My most spectacular moments of childhood would see my doll, Lucy and I climb to the top of my swing set, prop open my umbrella and jump. Or it would see Lois and I spend our Saturday mornings on the couch in our pyjamas, where we would spend a couple hours watching The Muppets on the Disney channel before flipping the channel and watch the gripping tales of E.R..
Some 20 years from my first episode of E.R., my love for medicine and medical shows have not changed in the slightest bit at all. In fact, it’s one of the many reasons why I studied to become your nurse for the day and with my love of medicine, I’m telling you how 5 medical shows may save your life.
“Ms. Henry, I think you’re confusing Dr. Troy’s pleasant and very thorough beside manner with real emotions” – Sean McNamara.
Although the series focuses on Christian Troy and Sean McNamara, Nip/Tuck is a medical television show that can be described as having a cutting edge completely surrounded by controversy with the McNamara/Troy plastic surgery centre. With each episode featuring a rather graphic and partial depictions of various plastic surgeries such as breast augmentation, rhinoplasty or vaginal rejuvenation; Nip/Tuck has taught me a few things.
The things that I’ve learnt are: my family is equally effed up as Troy and McNamara’s co-joined family and for those who haven’t seen the show, it’s a relatively long winded process of having to describe what I mean. And yet, we still manage to make it work like they do. Secondly, if the doctor is good looking and appears to be excellent at his/her work, it doesn’t always mean they are excellent with communication skills or actually seeing you as a fellow human being. Lastly, there may come a time where I will need to slap a sexual harassment onto some dirt bag in the workforce, just like Liz (McNamara and Troy’s scrub nurse).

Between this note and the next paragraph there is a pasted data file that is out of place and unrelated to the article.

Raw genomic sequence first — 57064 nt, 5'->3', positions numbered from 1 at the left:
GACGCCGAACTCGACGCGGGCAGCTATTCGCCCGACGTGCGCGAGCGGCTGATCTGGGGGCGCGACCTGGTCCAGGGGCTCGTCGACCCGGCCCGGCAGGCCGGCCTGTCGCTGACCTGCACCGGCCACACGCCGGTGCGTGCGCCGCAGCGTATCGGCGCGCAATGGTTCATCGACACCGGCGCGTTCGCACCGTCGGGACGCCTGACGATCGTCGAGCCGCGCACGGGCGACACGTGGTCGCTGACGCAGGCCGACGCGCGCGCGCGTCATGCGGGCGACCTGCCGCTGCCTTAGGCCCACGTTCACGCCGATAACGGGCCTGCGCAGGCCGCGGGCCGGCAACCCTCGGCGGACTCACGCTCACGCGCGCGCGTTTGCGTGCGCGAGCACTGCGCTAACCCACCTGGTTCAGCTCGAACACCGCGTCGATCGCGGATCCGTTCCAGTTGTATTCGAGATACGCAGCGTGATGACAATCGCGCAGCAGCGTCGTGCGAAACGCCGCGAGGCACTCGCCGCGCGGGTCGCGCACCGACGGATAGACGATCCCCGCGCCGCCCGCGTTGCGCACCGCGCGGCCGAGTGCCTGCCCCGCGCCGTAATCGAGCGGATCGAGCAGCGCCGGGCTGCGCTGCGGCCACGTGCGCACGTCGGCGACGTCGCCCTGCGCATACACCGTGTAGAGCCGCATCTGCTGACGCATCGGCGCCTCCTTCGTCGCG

Hopefully there doesn’t come a time when I need to do something like that but considering sexual harassment happens on a minute to minute basis, we all need to realise that sexual harassment and bad people skills is not acceptable in the work force. Whether you’re in the medical health field or not.
#2 Grey’s Anatomy
“Its a beautiful day to save lives” – Derek Shepard
We should all know about my love for Cristina Yang, the relationship she had with her missing shoe after four years of blogging and what medical post would really be complete without Grey’s Anatomy? I didn’t think so either.
Overlooking the fact that Shonda is killing off every romance that sets my single heart, yearning while keeping the morons who bear the brunt of me yelling out the tv, “just dump her/him already!”; Grey’s Anatomy focuses on the relationship of a group of doctors at Grey Sloan Memorial Hospital in Seattle. Guaranteed it shows how hard life can be for a intern and fellow doctors, I’m still scratching my head over how these doctors manage to find time to go to the bathroom, eat, have amazing on-call sex while still finding time to perform life altering surgery.
When I can’t find time to go to the bathroom, let alone eat while I’m on placement.
Even though the Twisted Sister no longer exist, Meredith continues to bitch about being on the merry-go round and Jolex frustrates me (seriously, just dump her already!); I still continue returning to Grey’s Anatomy for it brings back the memory of a winter morning many years ago, that saw me surrounded by triage doctors and nurses, performing CPR on my Grandmother.
If it hadn’t been for Meredith Grey, her climbing on top of a patient who’d flat lined and the amount of ‘compressions’ she had administered, my Grandmother wouldn’t be alive today and I wouldn’t have had the first lick of nursing adrenaline. So when it comes to me having to perform CPR on you, it doesn’t matter where the knowledge comes from but how I effectively put that knowledge into practice is what counts.
#3 Nurse Jackie
“No, Zoey. You never remove a foreign object protruding from a patient. A surgeon does that, do you understand?” – Jackie Peyton
When I think of Nurse Jackie and all of things I’ve seen, heard and witnessed as a viewer and liver of nursing, the first thing that springs to mind is Vicodin and Adderall.